Stories of the Finnish Arctic Expertise
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Cool surprises on the football pitch

Football club Rovaniemen Palloseura – RoPS - is the sublime expert in the Arctic variety of the most popular sport in the world.

Football season at the Arctic Circle begins with snow, darkness and freezing temperatures, continues with slush and rain, and peaks with 24-hour sunlight. In April, during the first matches of the season in the top division of Finnish football, Veikkausliiga, there was still almost one metre of snow on the ground in Rovaniemi. That did not bother the players nor the fans.

“The field is heated, so it is just fresh snow that we need to remove. Sometimes the players have to plough the field clean of snow before we can start training, but that is a great warm-up exercise and a nice variation to upper body workouts”, RoPS Sports Director Jari Ilola laughs.

“During the coldest and darkest winter months we train indoors, so snow is not an issue. Of course, football can be an extreme sport, if the temperatures drop well below zero. The Arctic winter can come as a shock to new players, who may see snow here for the first time.”

When the new players arrive in January, they only get a couple of hours of sunlight per day. In contrast, the sun will not set for weeks in the summer.

“We need to make sure that the players have proper blinds in their bedrooms – otherwise they might not know when it is time to go to bed. Up here we need to consider things other clubs do not need to worry about at all”, Jari Ilola notes.

RoPS fans are very loyal. They cheer their team, come rain or shine. This year the club ran a successful campaign for season tickets, and managed to sell 3700 tickets, which is a great figure in a city of 62000 inhabitants.

A nice Arctic detail is that the Rovaniemi Sports Arena spectator stand Railo won the Finlandia Prize for Architecture in 2016. Former Prime Minister Paavo Lipponen, a well-known figure in the Arctic world, selected the winner.

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In the Arctic region, distances are long. RoPS players are painfully well aware of this. Most away games require overnight travel.

“We often go by bus or by train, sometimes we fly. If we play against Mariehamn on their home ground, we take the ferry to the Aland Islands, so we literally use all means of transport. It is hard on the players – up to twelve hours travelling, then the match, then a train or bus back”, Jari Ilola explains.

There is also a positive side to being on the road, however. During a season, the team travels for up to 60 days, and that builds team spirit – everyone has to get along with the others.

Jari Ilola is happy with the squad composition. There are seven nationalities represented in the team. RoPS juniors play alongside seasoned professionals.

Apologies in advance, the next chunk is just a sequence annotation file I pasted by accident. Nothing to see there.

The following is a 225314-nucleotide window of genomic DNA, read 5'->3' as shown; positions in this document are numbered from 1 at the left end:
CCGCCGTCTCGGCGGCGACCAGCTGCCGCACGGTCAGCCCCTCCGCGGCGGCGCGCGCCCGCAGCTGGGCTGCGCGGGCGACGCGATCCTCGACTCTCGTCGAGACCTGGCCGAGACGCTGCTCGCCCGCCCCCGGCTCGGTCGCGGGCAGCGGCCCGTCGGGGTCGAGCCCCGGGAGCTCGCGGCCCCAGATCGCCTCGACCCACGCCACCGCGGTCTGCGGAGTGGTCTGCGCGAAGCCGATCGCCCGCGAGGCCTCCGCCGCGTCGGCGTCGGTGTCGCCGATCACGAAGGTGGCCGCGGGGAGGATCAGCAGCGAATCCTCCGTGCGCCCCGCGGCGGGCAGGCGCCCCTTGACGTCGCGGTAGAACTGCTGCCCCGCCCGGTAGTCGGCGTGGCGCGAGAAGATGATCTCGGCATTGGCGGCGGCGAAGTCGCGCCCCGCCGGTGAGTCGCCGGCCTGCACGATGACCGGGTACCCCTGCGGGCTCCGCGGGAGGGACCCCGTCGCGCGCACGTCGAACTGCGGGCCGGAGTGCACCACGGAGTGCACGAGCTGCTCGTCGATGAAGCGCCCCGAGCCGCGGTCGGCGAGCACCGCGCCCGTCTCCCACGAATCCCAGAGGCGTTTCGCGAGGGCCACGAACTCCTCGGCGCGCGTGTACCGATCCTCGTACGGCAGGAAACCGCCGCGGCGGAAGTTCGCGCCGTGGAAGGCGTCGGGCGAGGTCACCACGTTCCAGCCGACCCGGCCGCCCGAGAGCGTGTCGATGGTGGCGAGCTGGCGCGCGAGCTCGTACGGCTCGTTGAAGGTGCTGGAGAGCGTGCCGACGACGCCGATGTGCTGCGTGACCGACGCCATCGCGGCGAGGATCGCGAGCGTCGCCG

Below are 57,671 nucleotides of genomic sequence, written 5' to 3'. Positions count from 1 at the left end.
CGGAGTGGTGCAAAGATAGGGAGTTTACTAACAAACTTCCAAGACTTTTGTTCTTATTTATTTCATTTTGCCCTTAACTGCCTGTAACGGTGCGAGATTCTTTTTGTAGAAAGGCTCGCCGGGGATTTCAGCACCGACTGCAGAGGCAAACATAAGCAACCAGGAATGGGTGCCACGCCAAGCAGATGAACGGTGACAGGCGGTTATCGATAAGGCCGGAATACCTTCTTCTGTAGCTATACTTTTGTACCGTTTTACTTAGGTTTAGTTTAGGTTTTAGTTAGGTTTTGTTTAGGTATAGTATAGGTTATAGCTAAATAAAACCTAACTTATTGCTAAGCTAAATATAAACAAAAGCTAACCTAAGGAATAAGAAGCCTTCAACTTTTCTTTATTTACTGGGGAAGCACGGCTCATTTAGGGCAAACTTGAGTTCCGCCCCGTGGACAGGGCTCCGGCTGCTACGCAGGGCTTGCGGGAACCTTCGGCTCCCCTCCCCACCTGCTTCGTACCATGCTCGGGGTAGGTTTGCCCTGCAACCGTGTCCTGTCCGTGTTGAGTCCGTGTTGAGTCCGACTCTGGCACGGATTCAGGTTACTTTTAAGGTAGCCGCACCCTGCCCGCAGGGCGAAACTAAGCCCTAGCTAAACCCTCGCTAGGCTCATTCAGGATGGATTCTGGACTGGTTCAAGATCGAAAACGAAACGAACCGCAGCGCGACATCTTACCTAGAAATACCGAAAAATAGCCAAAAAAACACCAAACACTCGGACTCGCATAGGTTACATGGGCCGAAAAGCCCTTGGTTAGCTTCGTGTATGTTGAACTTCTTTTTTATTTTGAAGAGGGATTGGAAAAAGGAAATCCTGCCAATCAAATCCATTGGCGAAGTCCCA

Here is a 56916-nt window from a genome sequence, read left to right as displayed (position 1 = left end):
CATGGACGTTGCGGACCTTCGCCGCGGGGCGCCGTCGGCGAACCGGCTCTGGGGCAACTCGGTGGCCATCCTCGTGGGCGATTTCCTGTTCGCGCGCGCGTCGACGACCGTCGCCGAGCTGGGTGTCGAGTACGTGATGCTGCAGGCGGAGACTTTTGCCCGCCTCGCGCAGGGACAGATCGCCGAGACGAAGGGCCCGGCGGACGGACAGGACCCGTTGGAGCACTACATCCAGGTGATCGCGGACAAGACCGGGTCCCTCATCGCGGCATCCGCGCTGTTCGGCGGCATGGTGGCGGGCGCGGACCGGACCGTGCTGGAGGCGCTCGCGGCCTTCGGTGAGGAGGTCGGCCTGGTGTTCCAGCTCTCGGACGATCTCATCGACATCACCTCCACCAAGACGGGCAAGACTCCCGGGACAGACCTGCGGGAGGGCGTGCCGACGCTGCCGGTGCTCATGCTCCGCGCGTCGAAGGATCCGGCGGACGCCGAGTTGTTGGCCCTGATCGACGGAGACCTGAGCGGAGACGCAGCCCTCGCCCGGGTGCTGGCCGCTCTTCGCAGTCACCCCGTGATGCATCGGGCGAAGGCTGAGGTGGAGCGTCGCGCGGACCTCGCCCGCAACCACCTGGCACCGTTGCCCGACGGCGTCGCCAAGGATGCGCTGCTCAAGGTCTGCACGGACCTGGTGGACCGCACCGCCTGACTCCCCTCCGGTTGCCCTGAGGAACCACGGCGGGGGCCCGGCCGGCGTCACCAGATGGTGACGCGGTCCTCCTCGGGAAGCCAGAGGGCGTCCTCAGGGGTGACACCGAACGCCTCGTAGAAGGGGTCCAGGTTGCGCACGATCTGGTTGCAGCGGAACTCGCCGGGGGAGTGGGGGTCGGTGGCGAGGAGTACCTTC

An experienced defender, Nigerian Taye Taiwo landed in Rovaniemi in the deepest winter.

“I knew the new coach Toni Koskela, and he lured me to Rovaniemi to play. When I arrived, there was an impressive amount of snow, and it was cold! Rovaniemi is very special in winter. I keep snapping photos and sending them to my family. Our schedule is so tight that I have yet to see Santa Claus, but I am looking forward to that”, Taye Taiwo grins.

With matches in Olympique Marseille, AC Milan and the Nigeria national football team under his belt, Taye Taiwo is the undisputed star in the team. In RoPS, there is not much glamour, but he says he is very happy to play in Rovaniemi.

“The travelling can be hard sometimes, but you just try to do your part as well as you can. My job is to make everyone proud, every game that we play.”

RoPS goalkeeper Antonio Reguero came from Spain two years back, and he claims that he has adjusted to the northern conditions.

“The midnight sun is quite a funny thing, and first it was really a surprise. In fact, I like it; it is a lot better than the total darkness in the winter.”

He does not complain about the temperature either.

“I feel that my body actually responds better when the weather is cooler. When the ball is on the other side of the field, I make movements to keep active and to keep warm”, Antonio Reguero replies.

Cold weather has clearly not stiffened Antonio Reguero’s gait – he has not conceded one single goal to the opponents in the first six league games of the season.

The accomplished goalkeeper does not want to brag about the team’s successes.

“The season is long. We need to be humble and continue the same hard work we have been doing since January. If we can keep up the same spirit and desire, I believe this will be a great season for us”, Antonio Reguero says.

Photos (c) Oona Sarajärvi.

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